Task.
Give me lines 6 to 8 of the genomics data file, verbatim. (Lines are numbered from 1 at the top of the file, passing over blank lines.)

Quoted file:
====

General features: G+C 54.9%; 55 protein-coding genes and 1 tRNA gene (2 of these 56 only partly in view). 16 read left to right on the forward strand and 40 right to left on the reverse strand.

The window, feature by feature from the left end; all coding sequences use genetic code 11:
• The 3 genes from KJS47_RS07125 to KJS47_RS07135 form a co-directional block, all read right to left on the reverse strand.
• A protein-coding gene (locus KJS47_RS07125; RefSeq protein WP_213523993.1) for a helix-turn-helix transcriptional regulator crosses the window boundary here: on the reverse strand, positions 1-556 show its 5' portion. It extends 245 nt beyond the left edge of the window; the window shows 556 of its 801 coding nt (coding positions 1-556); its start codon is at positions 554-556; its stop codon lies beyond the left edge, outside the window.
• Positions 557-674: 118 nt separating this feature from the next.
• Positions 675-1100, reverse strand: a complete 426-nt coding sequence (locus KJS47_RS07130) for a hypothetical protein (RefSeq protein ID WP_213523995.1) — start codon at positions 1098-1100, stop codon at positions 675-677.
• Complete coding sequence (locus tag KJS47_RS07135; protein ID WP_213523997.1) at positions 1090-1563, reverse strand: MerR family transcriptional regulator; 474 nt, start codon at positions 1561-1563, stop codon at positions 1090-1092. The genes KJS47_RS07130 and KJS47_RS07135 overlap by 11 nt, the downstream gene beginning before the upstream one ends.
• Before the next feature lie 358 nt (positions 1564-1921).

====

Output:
• Positions 675-1100, reverse strand: a complete 426-nt coding sequence (locus KJS47_RS07130) for a hypothetical protein (RefSeq protein ID WP_213523995.1) — start codon at positions 1098-1100, stop codon at positions 675-677.
• Complete coding sequence (locus tag KJS47_RS07135; protein ID WP_213523997.1) at positions 1090-1563, reverse strand: MerR family transcriptional regulator; 474 nt, start codon at positions 1561-1563, stop codon at positions 1090-1092. The genes KJS47_RS07130 and KJS47_RS07135 overlap by 11 nt, the downstream gene beginning before the upstream one ends.
• Before the next feature lie 358 nt (positions 1564-1921).